Late Neolithic to Bronze Age

    The Late Neolithic period and Copper Age (two periods that juxtapose one another, depending on the region) were very propitious for Iberia. Around 2,800 BCE, a new archeological culture emerged in the Tagus estuary in central Portugal, the so-called Bell Beaker phenomenon. Often referred to as a culture, it was almost certainly not a unified entity, be it politically, linguistically or ethnically, but rather a vast multicultural trade network. For the next 500 years it would spread on land an...

    Phoenicians & Greeks

    Between 1200 and 539 BCE the Phoeniciansbuilt a vast commercial empire from their Levantine homeland along the southern Mediterranean as far as Andalusia. The oldest city in Iberia is Cadiz, which was founded by the Phoenicians as Gadir or Agadir in 1104 BCE. The Phoenicians also founded Almuñécar, Malaga, Cartaya and Huelva, and settled in other existing cities such as Tartessos and Carmona. Based on the haplogroups found in modern Lebanon and in their former colonies, the Phoenicians seem t...

    Looking at autosomal DNA (i.e. the whole genome except the X and Y chromosomes and mitochondrial DNA), Iberian people are remarkably homogeneous - in a way that couldn't be guessed by looking at the distribution of Y-DNA and mtDNA haplogroups only. This is because genes spread fast in a population linked by a common language and a unified political entity. Paternal lineages often maintain regional and local patterns inherited over the centuries and millennia because in patriarchic societies, like Europe has been at least since the Bronze Age, it has consistently been men who inherited their parents's land, and women who married in the next village or town. This kept male lineages more fixed geographically than female lineages or overall genes. Only major geographic or linguistic obstacles, like crossing the snow-capped Cantabrian Mountains, or intermarrying with speakers of an utterly different language like Basque, would have serious hindered the propagation of autosomal DNA in the...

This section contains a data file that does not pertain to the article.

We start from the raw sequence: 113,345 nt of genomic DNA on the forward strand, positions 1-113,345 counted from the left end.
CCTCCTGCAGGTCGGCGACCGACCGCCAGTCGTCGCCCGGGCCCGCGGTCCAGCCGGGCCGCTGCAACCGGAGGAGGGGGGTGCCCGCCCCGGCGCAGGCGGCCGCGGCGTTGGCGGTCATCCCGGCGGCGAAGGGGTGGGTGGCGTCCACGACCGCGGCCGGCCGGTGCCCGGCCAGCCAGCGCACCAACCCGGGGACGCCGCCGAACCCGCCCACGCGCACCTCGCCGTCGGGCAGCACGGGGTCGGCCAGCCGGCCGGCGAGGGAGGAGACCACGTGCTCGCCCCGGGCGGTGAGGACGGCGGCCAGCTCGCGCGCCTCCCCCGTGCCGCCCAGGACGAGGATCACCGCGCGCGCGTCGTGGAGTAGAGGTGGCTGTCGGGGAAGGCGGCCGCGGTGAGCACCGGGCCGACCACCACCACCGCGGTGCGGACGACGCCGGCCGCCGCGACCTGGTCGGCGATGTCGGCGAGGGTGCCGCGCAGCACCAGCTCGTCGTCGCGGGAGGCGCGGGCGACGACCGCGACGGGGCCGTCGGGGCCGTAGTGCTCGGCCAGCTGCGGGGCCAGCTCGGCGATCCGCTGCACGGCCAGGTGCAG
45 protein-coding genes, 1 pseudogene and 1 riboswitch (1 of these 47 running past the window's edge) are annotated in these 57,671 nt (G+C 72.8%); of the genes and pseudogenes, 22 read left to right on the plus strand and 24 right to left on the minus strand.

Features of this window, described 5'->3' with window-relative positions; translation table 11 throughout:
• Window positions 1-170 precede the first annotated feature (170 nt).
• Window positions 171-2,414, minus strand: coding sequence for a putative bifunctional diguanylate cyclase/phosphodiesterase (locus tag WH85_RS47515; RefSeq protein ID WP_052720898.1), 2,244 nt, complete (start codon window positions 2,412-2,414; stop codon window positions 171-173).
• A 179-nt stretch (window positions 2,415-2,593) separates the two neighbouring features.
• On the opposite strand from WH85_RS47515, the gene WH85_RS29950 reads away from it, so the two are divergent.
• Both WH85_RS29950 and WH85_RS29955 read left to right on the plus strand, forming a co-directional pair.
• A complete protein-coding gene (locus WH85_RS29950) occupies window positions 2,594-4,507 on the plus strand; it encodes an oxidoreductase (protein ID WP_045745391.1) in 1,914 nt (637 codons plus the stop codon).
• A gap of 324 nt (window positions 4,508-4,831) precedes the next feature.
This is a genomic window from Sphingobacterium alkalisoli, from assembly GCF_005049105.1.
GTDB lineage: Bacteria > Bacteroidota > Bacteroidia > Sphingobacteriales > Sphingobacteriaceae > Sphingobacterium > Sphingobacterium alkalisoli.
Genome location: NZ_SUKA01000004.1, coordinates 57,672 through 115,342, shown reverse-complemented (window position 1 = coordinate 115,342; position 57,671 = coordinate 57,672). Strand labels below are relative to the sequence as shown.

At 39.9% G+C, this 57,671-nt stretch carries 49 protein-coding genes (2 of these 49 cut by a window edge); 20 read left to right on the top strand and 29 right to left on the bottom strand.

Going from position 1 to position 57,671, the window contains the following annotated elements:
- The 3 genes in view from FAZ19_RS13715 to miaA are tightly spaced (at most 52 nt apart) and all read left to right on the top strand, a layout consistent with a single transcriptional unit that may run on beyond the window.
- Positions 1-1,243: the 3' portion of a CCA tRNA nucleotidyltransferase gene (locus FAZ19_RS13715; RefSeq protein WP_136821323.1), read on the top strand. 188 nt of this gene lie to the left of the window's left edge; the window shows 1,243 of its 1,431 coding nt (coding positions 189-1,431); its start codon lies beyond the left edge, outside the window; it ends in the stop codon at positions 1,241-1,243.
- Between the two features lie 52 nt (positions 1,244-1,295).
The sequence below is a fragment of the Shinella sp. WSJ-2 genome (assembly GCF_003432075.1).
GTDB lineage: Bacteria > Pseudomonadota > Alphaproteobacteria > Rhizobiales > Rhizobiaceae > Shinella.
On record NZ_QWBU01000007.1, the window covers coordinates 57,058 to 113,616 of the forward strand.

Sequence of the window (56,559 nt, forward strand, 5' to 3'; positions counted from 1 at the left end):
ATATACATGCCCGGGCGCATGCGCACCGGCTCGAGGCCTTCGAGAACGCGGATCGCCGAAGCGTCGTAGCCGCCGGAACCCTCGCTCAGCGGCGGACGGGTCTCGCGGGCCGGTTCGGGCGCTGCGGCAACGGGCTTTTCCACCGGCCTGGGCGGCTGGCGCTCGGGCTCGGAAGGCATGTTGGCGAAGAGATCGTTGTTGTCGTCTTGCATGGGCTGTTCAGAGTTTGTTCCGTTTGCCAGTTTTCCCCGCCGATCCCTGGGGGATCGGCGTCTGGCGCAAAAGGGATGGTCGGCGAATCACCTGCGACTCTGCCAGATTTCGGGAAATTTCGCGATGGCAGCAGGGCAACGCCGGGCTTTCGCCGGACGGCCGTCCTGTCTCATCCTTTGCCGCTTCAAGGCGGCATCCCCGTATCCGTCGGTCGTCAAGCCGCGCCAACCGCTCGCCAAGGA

The majority of Iberian paternal lineages are of Indo-European (R1b, G2a3b1, J2b2 and a small amount of R1a), which can be attributed to the Proto-Celtic and Hallstatt Celtic invaders, and to a lower extent to later Roman and Germanic settlers. In total, these amount to 50-85% of Spanish Y-DNA and 60% of Portuguese Y-DNA. Maternal lineages, on the other hand, appear to have a mostly Neolithic and Mesolithicorigin, notably haplogroups H1, H3, HV0, K1a, J1c, J2a1, J2b1a, T2, U5b, V and X, which make up over 80% of the mtDNA in regions like the Basque country or Asturias, and always over 50% of the population of any region. Western Iberia, from Galicia and Asturias to southern Portugal and western Andalusia, have relatively high percentages of Southwest AsianY-chromosomal haplogroups (E-M34, J1, J2a, T). Their historical origin is diverse, being the cumulative contributions of Levantine Neolithic herders, Phoenicians, Jews and Arabs, although their exact proportion remains difficult to...

    Total samples : Spain = 1798 ; Portugal = 1458 ; Sephardic Jews = 174. The Y-DNA frequencies for Lebanon are also indicated for the sake of comparison with the historical Phoenician homeland.

  9. Mar 14, 2019 · The genomes of 403 ancient Iberians who lived between 6000 BC and AD 1600, 975 ancient people from other areas and 2,900 current people were analyzed. Modern-day Iberian men can still trace their ...

  10. What is the Iberian Peninsula: DNA Ethnicity - Who are You ... › blog › what-is-the-iberian

    Feb 22, 2021 · Here’s a fun fact: The Iberian Peninsula is named after an ancient people who the Greeks named “Iberians”. It is important to note that Iberian Peninsula DNA ethnicity is very commonly found in people who live in areas that are not located directly on the peninsula. Keep reading to find out where people who have Iberian DNA can be found.